When travelling overseas, everyone experiences the ups and downs of cultural adjustment or Culture Shock. The team at CISaustralia aims to minimise culture shock by setting realistic expectations for students participating in CISaustralia programs. We place great importance on preparing students for their overseas program through a variety of pre-departure materials including personal pre-departure phone calls and/or webinars, pre-departure guides, counselling, etc.
When preparing to travel overseas the best thing you can do is expect it to be different. You may end up comparing everything with how it’s done “back home” as you go through stages of loving a new culture, and you may have difficulty accepting why things are done differently than what you are used to. More serious troubles might include bouts of depression and doubt.
This is a normal process, especially when you are in a foreign country for an extended period of time. Try to remain open; be an observer and learn to appreciate the differences. Talk to your friends about differences and try to understand these differences and the culture more generally.
The study, intern or volunteer program you’ve chosen may take place in a country where English is the second or third language spoken. Therefore, it is helpful to learn some basic conversational phrases. This communicates respect for the culture and an effort to integrate into the local community.
Experts have suggested that there are four stages of culture shock:
- Initial euphoria
- Irritability and hostility
- Gradual adjustment
Almost everyone experiences culture shock to some degree – large or small. It can be frustrating and confusing but there are positive steps that you can take to minimise the impact of culture shock:
- Realise that this is normal and that you will live through it
- Be open-minded and ready to learn. Realise that there are different ways to do things and readjust to think in terms of “different” – not “better” or “worse”
- Research the new culture. You can begin today by reading as much as you can about the culture that you will be experiencing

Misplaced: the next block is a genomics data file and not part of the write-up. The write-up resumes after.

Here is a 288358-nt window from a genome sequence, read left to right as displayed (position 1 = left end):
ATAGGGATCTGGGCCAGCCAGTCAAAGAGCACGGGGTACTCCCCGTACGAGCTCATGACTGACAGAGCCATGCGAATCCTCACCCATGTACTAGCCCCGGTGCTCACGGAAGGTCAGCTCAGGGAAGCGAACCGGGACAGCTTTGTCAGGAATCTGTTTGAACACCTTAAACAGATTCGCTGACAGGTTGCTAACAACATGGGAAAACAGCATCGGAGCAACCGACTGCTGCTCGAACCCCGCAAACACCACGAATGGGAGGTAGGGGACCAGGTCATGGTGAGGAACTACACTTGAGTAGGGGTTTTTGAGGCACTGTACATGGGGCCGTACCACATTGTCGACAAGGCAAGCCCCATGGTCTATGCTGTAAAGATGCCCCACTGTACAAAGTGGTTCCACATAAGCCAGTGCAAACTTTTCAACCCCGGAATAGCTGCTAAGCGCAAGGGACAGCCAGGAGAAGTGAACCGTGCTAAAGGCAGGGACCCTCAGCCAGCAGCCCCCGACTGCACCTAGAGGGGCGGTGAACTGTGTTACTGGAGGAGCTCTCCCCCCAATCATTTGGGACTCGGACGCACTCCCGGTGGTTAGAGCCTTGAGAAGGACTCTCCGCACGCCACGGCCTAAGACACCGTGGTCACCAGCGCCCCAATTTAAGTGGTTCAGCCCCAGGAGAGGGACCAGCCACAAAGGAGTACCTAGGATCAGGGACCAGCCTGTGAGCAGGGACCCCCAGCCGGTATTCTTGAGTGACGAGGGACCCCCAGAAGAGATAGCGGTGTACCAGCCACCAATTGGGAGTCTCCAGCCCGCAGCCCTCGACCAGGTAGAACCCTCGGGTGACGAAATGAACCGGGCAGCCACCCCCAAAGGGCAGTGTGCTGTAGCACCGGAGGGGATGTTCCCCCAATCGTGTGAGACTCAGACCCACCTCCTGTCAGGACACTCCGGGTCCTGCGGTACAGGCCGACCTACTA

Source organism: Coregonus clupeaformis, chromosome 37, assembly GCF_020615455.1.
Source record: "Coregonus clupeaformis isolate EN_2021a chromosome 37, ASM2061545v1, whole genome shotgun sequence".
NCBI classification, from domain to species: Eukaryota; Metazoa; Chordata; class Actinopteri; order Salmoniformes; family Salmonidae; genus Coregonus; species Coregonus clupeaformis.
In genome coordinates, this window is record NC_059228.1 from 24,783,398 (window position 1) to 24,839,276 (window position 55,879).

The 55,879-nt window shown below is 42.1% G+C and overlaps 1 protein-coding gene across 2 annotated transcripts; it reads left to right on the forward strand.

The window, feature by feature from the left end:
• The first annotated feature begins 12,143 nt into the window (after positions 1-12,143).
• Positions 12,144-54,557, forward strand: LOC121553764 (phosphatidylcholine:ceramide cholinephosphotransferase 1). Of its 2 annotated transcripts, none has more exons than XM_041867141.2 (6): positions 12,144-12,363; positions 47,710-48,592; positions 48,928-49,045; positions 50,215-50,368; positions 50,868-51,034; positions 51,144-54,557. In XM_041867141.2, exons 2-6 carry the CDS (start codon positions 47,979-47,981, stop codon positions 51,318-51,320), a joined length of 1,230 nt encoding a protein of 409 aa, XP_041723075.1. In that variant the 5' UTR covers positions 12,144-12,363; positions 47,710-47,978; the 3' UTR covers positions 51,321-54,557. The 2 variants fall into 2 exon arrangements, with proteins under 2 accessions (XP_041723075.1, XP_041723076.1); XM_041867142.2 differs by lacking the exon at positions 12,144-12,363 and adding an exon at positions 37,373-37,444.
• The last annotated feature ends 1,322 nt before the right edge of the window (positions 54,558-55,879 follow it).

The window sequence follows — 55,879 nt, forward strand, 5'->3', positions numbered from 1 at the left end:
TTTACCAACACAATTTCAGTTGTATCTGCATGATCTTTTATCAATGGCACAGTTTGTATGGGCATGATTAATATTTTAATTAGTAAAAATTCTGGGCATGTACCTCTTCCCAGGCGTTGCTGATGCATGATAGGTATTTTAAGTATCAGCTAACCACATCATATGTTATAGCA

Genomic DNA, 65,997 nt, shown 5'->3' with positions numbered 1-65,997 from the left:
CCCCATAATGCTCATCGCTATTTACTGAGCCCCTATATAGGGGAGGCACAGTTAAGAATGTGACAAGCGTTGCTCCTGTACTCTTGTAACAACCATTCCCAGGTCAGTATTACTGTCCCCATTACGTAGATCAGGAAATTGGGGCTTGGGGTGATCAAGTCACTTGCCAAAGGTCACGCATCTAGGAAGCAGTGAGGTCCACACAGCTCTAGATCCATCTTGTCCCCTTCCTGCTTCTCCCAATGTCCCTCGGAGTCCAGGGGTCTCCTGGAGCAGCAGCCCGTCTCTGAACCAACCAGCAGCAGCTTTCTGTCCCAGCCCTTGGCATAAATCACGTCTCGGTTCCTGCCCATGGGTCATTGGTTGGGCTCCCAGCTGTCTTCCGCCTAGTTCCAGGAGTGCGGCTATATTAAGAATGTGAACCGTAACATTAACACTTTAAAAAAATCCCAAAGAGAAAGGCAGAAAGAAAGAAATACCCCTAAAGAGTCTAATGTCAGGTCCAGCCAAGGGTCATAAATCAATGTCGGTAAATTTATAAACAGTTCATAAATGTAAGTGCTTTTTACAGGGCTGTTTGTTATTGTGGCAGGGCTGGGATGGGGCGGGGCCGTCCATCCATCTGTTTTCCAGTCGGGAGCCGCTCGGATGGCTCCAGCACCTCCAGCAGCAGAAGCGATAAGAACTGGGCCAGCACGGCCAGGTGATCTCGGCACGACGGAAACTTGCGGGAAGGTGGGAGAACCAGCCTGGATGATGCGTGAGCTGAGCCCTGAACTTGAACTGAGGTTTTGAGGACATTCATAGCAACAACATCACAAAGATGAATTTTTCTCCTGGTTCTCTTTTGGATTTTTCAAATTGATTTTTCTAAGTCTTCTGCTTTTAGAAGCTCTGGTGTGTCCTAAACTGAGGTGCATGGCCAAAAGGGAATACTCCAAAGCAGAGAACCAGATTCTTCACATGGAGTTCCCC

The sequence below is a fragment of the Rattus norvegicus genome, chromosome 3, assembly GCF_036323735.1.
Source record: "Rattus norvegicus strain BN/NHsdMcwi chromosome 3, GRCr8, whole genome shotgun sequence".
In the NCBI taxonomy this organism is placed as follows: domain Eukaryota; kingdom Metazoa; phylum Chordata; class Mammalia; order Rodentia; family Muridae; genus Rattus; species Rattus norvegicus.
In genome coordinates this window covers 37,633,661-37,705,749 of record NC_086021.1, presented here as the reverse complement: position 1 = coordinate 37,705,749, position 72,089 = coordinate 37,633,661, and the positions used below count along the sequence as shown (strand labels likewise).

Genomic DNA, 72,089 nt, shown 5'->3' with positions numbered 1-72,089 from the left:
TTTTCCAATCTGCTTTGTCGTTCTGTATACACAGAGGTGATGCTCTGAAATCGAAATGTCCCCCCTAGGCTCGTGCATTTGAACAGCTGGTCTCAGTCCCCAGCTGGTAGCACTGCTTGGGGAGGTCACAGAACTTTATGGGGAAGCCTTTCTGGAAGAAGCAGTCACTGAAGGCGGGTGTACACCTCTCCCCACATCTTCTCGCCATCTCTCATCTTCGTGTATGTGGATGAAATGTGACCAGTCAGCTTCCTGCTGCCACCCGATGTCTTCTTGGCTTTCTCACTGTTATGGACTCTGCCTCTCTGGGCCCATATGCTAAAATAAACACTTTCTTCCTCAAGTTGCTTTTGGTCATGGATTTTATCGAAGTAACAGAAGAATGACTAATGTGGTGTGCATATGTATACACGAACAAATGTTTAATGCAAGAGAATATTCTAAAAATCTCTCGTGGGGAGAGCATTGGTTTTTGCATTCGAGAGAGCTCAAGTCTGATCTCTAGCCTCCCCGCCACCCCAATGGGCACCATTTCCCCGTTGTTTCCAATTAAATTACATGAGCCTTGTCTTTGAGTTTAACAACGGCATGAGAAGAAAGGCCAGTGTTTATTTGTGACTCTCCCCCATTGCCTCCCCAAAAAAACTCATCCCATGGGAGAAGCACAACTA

- Look for logical reasons for behaviours in the new culture that you may find strange. With a little analysis, you may find that these differences don’t seem so strange after all
- Above all, flexibility, humour, humility and open-mindedness will be your most valuable traits
Reverse Culture Shock
While Culture Shock is well-known and anticipated prior to travel, Reverse Culture Shock is not as recognised or expected amongst most travellers, especially if it is your first time re-entering your home country. The team at CISaustralia places great importance on preparing students for their re-entry to Australia after participating in a program overseas.
Students may experience some trouble readjusting back to “regular” life. Everyone experiences Reverse Culture Shock to some extent. As with Culture Shock, the best way to combat it is to be prepared and ready to experience it in some way. Some symptoms include:
- The feeling that no one wants to listen to stories of your travels
- Having a difficult time listening to stories told about what happened while you were away
- Reverse homesickness / missing being abroad
- Realising that you have changed while your friends and family at home have not
- Feelings of alienation
- Inability to apply new skills and knowledge
While Reverse Culture Shock is a personal experience that varies from person to person, some things that may help are:
- Accepting that you will see things from a different perspective
- Keeping in touch with both friends you have made abroad and your friends at home. Try not to ignore one for the other
- Sharing your experiences, whether that be by chatting with friends or posting online
- Befriend international students at your Uni or volunteer at local learning centres for international students
- Try to maintain new habits you may have formed while overseas
- Looking forward. What are you planning to do next? More study? Looking into a new job? Travel domestically? Travel abroad? The future is yours to take!
More information and advice on identifying and easing Reverse Culture Shock can be found at the following: